1
$\begingroup$

Let $S_1=k[x_1,\ldots,x_n]$ and $S_2=k[y_1,\ldots,y_m]$ be two polynomial ringsover a field $k$ and $I\subset S_1$ and $J\subset S_2$ be two ideals. Let $S=k[x_1,\ldots,x_n,y_1,\ldots,y_m].$

Question Can we say $in_<(IS+JS)=(in_<IS+in_<JS)$ (all monomial orders are degree reverse lex in repective rings)?

(where $in_<I$ is the ideal generated by $\{in_<f:f\in I\}$)

$\endgroup$
  • 2
    $\begingroup$ Can you say what's $in_{<}$? (at least in words, to be searchable, if the definition is standard) $\endgroup$ – YCor Jan 23 '18 at 22:27
  • $\begingroup$ could you say what's $in_{<}f$? $\endgroup$ – YCor Jan 23 '18 at 23:01
  • 2
    $\begingroup$ @YCor Presumably OP means that $\operatorname{in}_<(f)$ is the initial term of $f$: the smallest term with respect to $<$ that appears in $f$ with nonzero coefficient. $\endgroup$ – Zach Teitler Jan 24 '18 at 7:16
  • $\begingroup$ Removed the tag "local rings" as deemed irrelevant. I wish to add the tag "computational commutative algebra/algebraic geometry" if there were such one. $\endgroup$ – Fan Zheng Jun 24 '18 at 22:42
  • $\begingroup$ @Cusp Could you please clarify what you mean by $in_{<} f$? Is it the largest or smallest term of $f$? For example, if $f = x^2+y^3$, then is $in_{<} f$ equal to $x^2$ or $y^3$? (Some authors use “initial term” for the largest term, like $y^3$, others use it for the smallest term, like $x^2$. Which one do you want to ask about?) $\endgroup$ – Zach Teitler Jun 25 '18 at 4:27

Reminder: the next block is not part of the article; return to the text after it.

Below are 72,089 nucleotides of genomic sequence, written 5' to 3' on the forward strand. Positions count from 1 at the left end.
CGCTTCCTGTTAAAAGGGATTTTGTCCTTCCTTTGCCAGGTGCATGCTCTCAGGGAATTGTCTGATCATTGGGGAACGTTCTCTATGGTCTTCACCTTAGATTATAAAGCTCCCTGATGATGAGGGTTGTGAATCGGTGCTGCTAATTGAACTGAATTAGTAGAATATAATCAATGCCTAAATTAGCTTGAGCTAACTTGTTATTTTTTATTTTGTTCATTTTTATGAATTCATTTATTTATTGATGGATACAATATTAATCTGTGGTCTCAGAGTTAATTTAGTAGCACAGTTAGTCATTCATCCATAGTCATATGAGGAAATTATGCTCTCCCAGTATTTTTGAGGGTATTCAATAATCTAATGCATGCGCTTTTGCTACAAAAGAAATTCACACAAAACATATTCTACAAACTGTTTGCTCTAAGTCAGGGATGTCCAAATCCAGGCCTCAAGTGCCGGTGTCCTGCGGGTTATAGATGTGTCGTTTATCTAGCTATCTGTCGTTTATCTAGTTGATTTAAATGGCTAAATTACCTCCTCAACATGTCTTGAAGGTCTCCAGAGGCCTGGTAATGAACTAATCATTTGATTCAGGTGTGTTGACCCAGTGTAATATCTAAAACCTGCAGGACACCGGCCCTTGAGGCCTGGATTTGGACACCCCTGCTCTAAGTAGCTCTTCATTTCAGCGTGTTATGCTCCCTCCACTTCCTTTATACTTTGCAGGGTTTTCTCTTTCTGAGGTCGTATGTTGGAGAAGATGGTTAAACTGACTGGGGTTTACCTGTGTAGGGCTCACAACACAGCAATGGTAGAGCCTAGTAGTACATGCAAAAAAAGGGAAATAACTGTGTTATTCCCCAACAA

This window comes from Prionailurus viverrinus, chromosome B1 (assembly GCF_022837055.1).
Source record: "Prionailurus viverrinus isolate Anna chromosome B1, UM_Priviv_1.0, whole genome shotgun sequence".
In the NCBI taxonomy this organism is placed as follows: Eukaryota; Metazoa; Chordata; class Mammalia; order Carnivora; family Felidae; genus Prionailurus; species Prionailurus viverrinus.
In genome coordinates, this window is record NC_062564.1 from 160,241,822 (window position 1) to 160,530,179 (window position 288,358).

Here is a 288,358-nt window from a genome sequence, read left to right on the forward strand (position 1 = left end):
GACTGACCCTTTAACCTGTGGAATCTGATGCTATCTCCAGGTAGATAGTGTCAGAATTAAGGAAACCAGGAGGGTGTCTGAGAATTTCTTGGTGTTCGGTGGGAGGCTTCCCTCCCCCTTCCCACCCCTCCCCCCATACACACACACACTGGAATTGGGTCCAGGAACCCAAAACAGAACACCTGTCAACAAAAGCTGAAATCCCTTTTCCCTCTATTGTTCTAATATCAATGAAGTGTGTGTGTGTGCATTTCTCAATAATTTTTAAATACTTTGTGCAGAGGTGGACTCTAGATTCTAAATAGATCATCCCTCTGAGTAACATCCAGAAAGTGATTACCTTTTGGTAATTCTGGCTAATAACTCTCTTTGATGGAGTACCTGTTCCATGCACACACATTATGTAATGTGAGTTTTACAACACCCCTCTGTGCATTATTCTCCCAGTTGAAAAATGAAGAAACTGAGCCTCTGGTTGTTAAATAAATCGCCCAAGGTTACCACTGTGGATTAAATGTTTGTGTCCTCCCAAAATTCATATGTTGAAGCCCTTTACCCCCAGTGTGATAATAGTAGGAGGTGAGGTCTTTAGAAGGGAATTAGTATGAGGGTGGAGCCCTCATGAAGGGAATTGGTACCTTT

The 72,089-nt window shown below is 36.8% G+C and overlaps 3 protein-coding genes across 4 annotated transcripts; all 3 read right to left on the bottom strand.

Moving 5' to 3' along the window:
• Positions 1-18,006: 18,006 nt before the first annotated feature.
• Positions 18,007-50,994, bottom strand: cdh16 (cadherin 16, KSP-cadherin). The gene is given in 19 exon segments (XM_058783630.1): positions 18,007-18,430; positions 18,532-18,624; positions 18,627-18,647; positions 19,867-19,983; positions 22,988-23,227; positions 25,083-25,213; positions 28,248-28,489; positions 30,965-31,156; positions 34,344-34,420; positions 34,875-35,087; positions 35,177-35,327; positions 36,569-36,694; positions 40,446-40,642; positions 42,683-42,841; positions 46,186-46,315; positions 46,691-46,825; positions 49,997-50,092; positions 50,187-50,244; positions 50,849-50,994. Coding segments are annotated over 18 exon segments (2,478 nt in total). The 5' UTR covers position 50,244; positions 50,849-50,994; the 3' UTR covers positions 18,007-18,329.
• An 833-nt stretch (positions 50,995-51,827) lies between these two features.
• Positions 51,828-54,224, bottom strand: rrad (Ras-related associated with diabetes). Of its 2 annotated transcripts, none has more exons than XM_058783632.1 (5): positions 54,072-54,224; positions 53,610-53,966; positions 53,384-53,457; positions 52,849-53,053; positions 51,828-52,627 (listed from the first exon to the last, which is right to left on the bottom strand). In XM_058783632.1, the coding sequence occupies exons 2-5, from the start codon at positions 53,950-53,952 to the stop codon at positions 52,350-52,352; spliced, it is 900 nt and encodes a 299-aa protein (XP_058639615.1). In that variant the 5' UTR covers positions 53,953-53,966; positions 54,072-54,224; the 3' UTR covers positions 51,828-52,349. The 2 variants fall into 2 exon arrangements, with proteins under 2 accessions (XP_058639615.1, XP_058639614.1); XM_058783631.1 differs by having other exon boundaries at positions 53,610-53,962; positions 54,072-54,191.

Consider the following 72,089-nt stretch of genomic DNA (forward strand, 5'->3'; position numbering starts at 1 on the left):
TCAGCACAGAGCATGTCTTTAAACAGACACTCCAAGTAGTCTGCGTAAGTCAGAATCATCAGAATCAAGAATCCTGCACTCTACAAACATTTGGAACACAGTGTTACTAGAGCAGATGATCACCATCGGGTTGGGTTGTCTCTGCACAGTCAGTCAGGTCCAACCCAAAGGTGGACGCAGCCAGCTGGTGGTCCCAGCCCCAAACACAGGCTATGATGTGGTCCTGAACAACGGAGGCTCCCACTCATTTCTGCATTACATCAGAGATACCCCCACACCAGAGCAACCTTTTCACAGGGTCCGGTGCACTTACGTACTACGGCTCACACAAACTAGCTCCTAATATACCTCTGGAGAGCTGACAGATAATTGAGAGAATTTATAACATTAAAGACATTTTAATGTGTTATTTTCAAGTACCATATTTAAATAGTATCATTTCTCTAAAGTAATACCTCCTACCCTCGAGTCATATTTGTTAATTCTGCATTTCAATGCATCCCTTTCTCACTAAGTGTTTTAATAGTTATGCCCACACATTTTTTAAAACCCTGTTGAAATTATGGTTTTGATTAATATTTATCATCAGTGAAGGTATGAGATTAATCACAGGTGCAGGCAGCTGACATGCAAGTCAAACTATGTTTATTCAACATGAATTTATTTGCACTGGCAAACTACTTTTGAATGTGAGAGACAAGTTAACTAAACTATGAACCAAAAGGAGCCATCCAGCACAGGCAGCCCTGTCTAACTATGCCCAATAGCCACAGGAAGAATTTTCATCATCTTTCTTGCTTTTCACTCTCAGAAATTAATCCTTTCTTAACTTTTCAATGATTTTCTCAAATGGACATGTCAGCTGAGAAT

2
$\begingroup$

Some authors write $\operatorname{in}_<(f)$ to mean the largest term of $f$, and other authors write $\operatorname{in}_<(f)$ to mean the smallest term of $f$. (Some authors say "leading term".) In your question you did not say which version of "initial term" you are using. The comments on the question, and on @Billy's answer, reflect some of this confusion.

For this answer let's suppose $\operatorname{in}_<(f)$ means the largest term of $f$. So for example, if $<$ represents degree reverse lexicographic order (or any degree, i.e., graded, order), and $f = x^2 + y^3$, then we are saying $\operatorname{in}_<(x^2+y^3) = y^3$.

In this case the answer to your question is yes. If $S_1 = k[x_1,\dotsc,x_n]$, $S_2 = k[y_1,\dotsc,y_m]$, $S = S_1 \otimes_k S_2 = k[x_1,\dotsc,x_n,y_1,\dotsc,y_m]$, and $I \subseteq S_1$, $J \subseteq S_2$ are ideals, then $$\operatorname{in}_<(IS+JS) = (\operatorname{in}_<(I))S + (\operatorname{in}_<(J))S,$$ where $<$ stands for degree reverse lexicographic order on each of $S_1$, $S_2$, and $S$.

Proof: Let $G$ be a Gröbner basis for $I$ and $H$ be one for $J$. That is, $\operatorname{in}_<(I) = (\operatorname{in}_<(g) \mid g \in G)$ and similarly for $H$. The claim is that $G \cup H$ is a Gröbner basis for $IS+JS$. This follows from results in section 2.9 of the book by Cox, Little, O'Shea:

Cox, David A.; Little, John; O’Shea, Donal, Ideals, varieties, and algorithms. An introduction to computational algebraic geometry and commutative algebra, Undergraduate Texts in Mathematics. Cham: Springer (ISBN 978-3-319-16720-6/hbk; 978-3-319-16721-3/ebook). xvi, 646 p. (2015). ZBL1335.13001.